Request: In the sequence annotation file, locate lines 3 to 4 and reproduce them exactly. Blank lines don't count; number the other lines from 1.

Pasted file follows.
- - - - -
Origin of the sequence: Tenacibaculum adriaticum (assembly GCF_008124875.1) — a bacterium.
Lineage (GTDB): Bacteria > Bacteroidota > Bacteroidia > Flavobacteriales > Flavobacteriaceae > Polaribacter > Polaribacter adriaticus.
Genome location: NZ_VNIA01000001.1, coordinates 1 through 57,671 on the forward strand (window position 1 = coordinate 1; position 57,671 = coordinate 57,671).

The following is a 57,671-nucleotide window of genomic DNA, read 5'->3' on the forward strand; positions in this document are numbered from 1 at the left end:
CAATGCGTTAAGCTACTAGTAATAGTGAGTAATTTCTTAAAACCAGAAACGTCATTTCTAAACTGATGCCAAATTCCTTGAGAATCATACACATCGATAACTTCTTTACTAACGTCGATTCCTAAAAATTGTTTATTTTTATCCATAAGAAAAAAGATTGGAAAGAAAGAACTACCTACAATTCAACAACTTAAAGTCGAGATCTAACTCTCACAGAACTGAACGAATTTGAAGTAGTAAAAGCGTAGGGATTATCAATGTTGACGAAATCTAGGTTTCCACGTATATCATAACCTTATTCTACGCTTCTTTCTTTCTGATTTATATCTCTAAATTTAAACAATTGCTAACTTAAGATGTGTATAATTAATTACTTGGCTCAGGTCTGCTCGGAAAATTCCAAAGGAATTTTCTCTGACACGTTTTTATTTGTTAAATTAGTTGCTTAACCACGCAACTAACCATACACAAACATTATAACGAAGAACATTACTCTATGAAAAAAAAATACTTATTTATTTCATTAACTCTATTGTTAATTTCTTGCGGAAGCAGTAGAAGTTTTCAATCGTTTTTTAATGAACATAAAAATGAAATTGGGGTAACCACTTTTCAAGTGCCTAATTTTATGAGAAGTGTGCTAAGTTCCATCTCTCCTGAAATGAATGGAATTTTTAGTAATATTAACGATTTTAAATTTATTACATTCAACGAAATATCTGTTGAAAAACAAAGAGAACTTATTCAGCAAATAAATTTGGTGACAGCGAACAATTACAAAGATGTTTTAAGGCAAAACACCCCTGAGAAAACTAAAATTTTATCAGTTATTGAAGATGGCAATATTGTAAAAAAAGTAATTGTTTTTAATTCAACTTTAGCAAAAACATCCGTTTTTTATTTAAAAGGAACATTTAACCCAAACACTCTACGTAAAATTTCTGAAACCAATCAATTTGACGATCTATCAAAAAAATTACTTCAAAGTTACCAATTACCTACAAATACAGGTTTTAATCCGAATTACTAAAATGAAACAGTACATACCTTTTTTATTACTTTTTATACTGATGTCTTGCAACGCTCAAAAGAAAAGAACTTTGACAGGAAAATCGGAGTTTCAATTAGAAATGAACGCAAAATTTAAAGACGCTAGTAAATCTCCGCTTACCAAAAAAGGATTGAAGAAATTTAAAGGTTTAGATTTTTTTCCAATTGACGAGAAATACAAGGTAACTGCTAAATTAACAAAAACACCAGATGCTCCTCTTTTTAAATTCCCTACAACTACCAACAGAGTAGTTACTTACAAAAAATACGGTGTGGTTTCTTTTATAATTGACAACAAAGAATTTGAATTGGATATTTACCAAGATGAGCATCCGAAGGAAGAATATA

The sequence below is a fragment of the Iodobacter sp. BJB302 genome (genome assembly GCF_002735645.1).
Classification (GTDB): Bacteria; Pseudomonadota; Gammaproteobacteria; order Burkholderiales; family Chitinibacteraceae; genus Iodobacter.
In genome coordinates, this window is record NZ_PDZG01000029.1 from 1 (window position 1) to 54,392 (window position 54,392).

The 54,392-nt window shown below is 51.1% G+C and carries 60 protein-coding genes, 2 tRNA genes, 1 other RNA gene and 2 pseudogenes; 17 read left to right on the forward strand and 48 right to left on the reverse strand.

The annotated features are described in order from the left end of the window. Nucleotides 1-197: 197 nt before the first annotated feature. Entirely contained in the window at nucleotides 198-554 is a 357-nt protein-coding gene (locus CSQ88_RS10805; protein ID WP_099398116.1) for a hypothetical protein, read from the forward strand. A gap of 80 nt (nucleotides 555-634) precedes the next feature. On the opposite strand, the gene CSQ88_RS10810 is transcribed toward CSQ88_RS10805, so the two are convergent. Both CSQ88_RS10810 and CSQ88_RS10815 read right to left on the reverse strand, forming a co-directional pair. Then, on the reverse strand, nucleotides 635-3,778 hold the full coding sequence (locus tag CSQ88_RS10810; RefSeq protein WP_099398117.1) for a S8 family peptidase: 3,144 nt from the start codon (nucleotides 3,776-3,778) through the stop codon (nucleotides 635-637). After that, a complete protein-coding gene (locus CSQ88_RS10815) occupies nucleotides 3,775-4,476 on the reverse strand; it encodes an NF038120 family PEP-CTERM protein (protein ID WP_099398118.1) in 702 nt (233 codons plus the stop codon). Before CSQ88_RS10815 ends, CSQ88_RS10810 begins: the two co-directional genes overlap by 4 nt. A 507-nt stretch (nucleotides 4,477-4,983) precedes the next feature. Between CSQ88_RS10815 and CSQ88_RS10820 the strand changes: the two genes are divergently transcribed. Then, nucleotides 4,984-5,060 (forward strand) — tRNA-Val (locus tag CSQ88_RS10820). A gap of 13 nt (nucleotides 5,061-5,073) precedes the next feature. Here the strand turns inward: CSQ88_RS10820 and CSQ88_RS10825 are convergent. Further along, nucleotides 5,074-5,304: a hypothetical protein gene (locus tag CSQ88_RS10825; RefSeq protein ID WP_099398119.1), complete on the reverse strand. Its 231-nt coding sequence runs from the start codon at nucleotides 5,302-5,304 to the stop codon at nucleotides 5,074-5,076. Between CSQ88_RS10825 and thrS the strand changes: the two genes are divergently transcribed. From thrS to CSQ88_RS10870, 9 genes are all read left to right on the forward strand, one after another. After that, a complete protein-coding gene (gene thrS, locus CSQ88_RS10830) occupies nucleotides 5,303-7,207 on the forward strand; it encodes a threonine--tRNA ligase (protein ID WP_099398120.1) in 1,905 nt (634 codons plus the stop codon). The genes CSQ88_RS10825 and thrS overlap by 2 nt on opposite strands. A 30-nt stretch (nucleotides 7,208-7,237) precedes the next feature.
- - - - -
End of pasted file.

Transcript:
Genome location: NZ_VNIA01000001.1, coordinates 1 through 57,671 on the forward strand (window position 1 = coordinate 1; position 57,671 = coordinate 57,671).

The following is a 57,671-nucleotide window of genomic DNA, read 5'->3' on the forward strand; positions in this document are numbered from 1 at the left end: